SECOND UPDATE: What a total disgrace. The Obama administration has forced State Department spokesman P.J. Crowley to resign because he said last week that the Defense Department's treatment of accused Wikileaker Private Bradley Manning is "is ridiculous and counterproductive and stupid." President Obama was asked about Crowley's comments at Friday's press conference and (disgracefully) defended the way Manning is being treated in custody.

THIRD UPDATE: Physicist Michio Kaku: "At present, it seems that Unit 1 has only suffered partial melting. The situation at Unit 1 is stable, but the situation with Unit 3 continues to worsen hour by hour. The danger is that a further secondary earthquake or pipe break could cause the sea water to flush out of the core, uncovering the uranium and initiating a full-scale meltdown. "

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Year in review: national politics in 2009 (part 1)

It took me a week longer than I anticipated, but I finally finished compiling links to Bleeding Heartland's coverage from last year. This post and part 2, coming later today, include stories on national politics, mostly relating to Congress and Barack Obama's administration. Diaries reviewing Iowa politics in 2009 will come soon.

One thing struck me while compiling this post: on all of the House bills I covered here during 2009, Democrats Leonard Boswell, Bruce Braley and Dave Loebsack voted the same way. That was a big change from 2007 and 2008, when Blue Dog Boswell voted with Republicans and against the majority of the Democratic caucus on many key bills.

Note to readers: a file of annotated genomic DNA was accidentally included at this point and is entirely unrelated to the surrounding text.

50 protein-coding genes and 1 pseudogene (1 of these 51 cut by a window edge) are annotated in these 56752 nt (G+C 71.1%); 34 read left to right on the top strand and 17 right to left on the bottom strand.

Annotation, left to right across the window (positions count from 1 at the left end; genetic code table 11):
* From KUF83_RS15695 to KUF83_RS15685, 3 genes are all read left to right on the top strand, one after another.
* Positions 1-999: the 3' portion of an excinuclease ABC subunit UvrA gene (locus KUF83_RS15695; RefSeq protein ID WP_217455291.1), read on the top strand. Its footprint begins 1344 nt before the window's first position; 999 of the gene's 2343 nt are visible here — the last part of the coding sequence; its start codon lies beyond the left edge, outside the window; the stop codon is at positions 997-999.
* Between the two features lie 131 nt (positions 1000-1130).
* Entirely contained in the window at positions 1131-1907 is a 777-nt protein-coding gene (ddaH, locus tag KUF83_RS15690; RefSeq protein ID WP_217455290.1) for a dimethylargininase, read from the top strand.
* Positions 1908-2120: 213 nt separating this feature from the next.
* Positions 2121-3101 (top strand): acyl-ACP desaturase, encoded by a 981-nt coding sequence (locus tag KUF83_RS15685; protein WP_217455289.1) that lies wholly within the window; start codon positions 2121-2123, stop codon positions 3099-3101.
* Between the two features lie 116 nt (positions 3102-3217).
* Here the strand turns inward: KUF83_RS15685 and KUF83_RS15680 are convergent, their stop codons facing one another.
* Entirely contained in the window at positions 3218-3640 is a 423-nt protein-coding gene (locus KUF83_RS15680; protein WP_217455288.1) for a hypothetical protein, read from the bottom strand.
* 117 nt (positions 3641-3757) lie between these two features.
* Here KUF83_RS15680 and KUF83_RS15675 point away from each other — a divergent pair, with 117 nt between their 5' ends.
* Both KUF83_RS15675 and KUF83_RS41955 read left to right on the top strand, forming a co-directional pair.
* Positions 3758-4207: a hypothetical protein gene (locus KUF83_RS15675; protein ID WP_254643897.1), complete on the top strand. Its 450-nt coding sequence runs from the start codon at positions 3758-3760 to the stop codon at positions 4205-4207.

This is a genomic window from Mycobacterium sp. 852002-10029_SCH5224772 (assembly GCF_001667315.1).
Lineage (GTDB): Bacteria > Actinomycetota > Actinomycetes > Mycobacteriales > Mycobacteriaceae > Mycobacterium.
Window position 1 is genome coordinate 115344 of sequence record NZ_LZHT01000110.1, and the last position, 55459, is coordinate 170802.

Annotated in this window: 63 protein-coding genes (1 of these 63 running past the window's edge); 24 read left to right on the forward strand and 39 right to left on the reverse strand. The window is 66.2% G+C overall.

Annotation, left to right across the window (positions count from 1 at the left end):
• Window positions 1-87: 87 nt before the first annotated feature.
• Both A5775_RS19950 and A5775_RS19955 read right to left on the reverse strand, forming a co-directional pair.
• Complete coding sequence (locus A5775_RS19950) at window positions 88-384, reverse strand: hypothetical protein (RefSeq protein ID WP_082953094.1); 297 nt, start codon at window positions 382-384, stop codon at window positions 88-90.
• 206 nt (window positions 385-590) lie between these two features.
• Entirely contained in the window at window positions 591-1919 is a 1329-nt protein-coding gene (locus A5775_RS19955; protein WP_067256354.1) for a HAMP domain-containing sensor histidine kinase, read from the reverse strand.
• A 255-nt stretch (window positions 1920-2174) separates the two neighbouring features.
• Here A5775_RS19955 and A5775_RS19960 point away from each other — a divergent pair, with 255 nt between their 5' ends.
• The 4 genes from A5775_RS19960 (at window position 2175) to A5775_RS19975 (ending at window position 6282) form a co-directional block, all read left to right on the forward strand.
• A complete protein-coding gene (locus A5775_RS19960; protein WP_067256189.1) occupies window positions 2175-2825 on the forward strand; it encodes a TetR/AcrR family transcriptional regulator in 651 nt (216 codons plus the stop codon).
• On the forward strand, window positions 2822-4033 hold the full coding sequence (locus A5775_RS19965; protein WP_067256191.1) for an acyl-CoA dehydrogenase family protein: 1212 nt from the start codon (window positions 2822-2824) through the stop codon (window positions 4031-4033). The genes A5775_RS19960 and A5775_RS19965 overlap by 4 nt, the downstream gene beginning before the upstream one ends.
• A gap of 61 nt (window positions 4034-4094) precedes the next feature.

No federal policy issue inspired more posts last year than health care reform. Rereading my earlier, guardedly hopeful pieces was depressing in light of the mess the health care reform bill has become. I was never optimistic about getting a strong public health insurance option through Congress, but I thought we had a chance to pass a very good bill. If I had anticipated the magnitude of the Democratic sellout on so many aspects of reform in addition to the public option, I wouldn't have spent so many hours writing about this issue. I can't say I wasn't warned (and warned), though.

Links to stories from January through June 2009 are after the jump. Any thoughts about last year's political events are welcome in this thread.

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A lot of Republicans owe Pelosi an apology

In May a chorus of Republicans inside and outside Congress made hay out of House Speaker Nancy Pelosi’s claim that the Central Intelligence Agency had not revealed its waterboarding policy during a 2002 briefing. Many demanded an investigation into the allegations. Minority leader John Boehner said of Pelosi,